Posts Tagged 'Eudora Welty'

A Theory of Lipstick

A Theory of Lipstick
Karla Huston
Main Street Rag Publishing Co. 2013

Reviewed by Bob Wake

Lip“I only write poems about sex,” begins Karla Huston’s poem “My Husband Thinks.” The poet proceeds to catalog the more quotidian concerns she insists have graced her work over the years, from “the dentist’s office” and “rotting potatoes” to “paperboys peeing in the snow” and “even the guy who stole my parking place.” But damned if “My Husband Thinks” doesn’t suddenly spring to pulse-pounding life with the lines, “Today I wrote about how the pubic hair I shaved / for you has started to twirl and bend again, / how the skin itches, the way a healing // wound does …”

Huston has never shied away from the maddening predicament of desire, its commingling of love and spite, sacrifice and lust. She can be a brutal satirist of the tyrannical male gaze. The poem “Mona Lisa Imagines” is a stream-of-consciousness monologue of mounting irritation by the artist’s iconic model while Leonardo—“farting when you bend for a rag, / or scratching your balls”—demands prim stillness from his subject: “At least the twelve apostles could / gnaw meat off bones while they lingered / or leaned into a bit of gossip / or fingered silver coins. Today // you want my hands folded just this way.”


Karla Huston. Photo: Steve Huston.

A Theory of Lipstick, Huston’s first full-length collection (after more than a decade’s worth of six well-received chapbooks), is comprised of fifty-four poems. While not always about sex, they are never less than insightful about our shared messy humanness and the ecstasies of the natural world. The title poem, which originally appeared in Verse Wisconsin and was awarded a 2012 Pushcart Prize, is another of the poet’s masterful catalogs that blends the sensible and the sensual, this time into a rhapsody of Day-Glo images: “made from fruit pigment and raspberry cream, / a lux of shimmer-shine, lipstick glimmer, duo / in satin-lined pouch, Clara Bow glow: city brilliant / and country chick—sparkling, sensual, silks / and sangria stains, those radiant tints and beeswax liberty— // oh, kiss me now, oh, double agents of beauty …”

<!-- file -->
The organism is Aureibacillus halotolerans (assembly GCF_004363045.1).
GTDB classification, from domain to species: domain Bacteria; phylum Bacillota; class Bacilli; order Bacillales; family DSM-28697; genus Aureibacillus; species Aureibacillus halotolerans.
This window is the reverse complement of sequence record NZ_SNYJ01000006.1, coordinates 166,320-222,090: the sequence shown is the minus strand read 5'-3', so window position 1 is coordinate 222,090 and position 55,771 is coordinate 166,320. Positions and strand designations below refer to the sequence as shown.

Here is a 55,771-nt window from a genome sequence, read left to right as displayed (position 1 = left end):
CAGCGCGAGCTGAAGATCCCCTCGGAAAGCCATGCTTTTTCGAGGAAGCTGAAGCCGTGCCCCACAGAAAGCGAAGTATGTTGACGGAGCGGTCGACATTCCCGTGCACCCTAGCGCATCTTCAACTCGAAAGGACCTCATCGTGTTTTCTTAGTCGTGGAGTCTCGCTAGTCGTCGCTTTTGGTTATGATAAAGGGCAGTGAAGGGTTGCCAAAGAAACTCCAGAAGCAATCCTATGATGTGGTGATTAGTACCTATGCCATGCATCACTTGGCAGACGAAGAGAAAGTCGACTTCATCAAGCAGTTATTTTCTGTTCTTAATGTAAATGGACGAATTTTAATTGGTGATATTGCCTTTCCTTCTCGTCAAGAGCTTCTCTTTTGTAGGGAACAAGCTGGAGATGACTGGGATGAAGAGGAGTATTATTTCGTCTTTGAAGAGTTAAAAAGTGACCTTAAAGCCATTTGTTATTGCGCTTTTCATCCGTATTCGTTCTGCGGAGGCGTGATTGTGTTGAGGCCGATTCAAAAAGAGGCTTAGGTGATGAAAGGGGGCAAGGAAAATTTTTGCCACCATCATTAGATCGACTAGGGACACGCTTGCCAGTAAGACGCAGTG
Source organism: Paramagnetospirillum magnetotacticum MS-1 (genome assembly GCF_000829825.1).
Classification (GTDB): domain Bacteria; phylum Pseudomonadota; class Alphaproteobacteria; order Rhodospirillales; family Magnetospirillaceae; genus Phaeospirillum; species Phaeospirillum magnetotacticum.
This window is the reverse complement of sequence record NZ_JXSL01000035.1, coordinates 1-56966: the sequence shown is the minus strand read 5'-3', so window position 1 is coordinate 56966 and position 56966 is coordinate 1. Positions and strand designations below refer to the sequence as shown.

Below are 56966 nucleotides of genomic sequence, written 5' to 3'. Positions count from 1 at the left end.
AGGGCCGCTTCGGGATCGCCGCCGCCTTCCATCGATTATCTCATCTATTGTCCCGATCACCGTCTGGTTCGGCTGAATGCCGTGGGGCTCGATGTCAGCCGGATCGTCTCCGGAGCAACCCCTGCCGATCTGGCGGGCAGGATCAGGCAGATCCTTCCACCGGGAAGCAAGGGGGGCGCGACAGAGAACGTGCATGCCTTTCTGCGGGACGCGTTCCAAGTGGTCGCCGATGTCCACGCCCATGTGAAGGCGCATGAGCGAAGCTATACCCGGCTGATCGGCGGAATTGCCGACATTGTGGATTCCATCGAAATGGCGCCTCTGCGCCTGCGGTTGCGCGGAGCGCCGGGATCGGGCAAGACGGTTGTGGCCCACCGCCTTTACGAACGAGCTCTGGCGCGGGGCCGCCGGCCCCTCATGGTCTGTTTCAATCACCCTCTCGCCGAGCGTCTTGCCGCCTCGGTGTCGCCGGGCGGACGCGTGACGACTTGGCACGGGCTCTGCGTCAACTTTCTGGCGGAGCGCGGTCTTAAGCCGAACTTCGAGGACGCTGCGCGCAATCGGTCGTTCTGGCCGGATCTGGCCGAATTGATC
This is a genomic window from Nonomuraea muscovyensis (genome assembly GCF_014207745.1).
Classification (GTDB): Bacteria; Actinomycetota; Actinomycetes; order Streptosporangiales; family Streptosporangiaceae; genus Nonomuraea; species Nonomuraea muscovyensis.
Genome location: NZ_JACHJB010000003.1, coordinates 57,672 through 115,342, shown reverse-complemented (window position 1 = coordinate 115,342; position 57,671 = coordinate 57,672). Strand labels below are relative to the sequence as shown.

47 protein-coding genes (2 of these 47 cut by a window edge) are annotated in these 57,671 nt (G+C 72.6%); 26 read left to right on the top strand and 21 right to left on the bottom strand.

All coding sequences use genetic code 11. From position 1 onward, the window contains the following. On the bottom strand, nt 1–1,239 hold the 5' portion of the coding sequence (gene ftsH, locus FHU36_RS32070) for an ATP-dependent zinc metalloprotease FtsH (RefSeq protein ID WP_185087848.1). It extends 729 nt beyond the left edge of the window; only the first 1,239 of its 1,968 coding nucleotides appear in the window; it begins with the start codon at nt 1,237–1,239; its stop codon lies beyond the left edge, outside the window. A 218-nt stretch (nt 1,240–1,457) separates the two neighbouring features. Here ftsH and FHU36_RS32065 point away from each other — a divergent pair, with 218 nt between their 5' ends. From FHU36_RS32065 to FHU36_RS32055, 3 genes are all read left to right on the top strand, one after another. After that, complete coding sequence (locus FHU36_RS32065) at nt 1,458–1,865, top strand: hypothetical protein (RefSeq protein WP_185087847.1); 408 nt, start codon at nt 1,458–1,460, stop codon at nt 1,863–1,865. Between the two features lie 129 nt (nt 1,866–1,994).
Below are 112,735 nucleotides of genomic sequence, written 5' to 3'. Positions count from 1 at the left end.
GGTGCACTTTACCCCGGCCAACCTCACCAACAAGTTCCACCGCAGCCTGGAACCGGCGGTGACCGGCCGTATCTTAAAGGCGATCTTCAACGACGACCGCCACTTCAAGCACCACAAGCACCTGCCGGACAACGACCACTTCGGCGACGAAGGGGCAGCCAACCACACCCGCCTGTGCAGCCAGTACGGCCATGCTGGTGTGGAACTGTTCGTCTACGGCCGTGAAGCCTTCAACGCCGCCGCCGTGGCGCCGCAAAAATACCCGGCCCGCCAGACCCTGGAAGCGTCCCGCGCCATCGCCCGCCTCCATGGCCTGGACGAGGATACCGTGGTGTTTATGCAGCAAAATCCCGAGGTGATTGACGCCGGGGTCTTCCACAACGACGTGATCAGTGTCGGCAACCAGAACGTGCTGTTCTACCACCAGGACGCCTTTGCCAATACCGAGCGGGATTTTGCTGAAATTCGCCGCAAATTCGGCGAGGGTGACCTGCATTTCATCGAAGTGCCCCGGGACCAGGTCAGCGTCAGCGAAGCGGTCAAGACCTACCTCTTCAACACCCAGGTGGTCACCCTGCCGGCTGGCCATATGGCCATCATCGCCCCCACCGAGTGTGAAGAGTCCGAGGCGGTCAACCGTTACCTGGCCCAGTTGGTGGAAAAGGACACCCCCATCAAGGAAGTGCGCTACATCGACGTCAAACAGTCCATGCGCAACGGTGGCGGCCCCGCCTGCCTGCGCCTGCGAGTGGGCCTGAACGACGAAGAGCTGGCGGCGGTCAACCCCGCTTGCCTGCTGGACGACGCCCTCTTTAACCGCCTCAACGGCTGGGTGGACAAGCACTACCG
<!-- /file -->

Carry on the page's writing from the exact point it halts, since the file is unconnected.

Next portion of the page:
Especially memorable are Huston’s portraits of small-town inhabitants whose lives have the vivid contours of Chekhov or Welty characters. They include “The Dog Catcher’s Wife” (“She’s concerned / that even the nets, nooses or tranquilizer / darts won’t save him from the angry ones”) and “Vanishing Woman” (“But now / even bad sex would be better / than none, grinding blindly into / the night, mapping the smoky / landscape with her flesh”), as well as rueful group snapshots like “Girls Tanning”:

Stretched on benches the first warm day in May
so sure of their beauty with their firm arms
and thighs, their high-riding breasts, so content
knowing that they own the world
as the wind steals their hair and eyes, bright
with the strain of staring into the sun,
posing, white teeth flashing as they lick
cherry gloss from their lips. […]

Accessible and inviting even at its most acerbic, Karla Huston’s A Theory of Lipstick is no unproven hypothesis, it’s a fully vetted and means-tested map of the American heart and heartland.

Eudora Welty’s “A Visit of Charity”

I love great beginnings. Take a look at the opening paragraph of Eudora Welty’s “A Visit of Charity” (from the Collected Stories), a wonderful story that famously was rejected 13 times by various magazines in the early 1940s, including The Atlantic Monthly and Ladies Home Journal. It was finally published in a small literary magazine for which Welty was paid $30. “A Visit of Charity” is about a hapless Campfire Girl hoping to earn a few extra merit points by making a perfunctory visit to a local retirement home.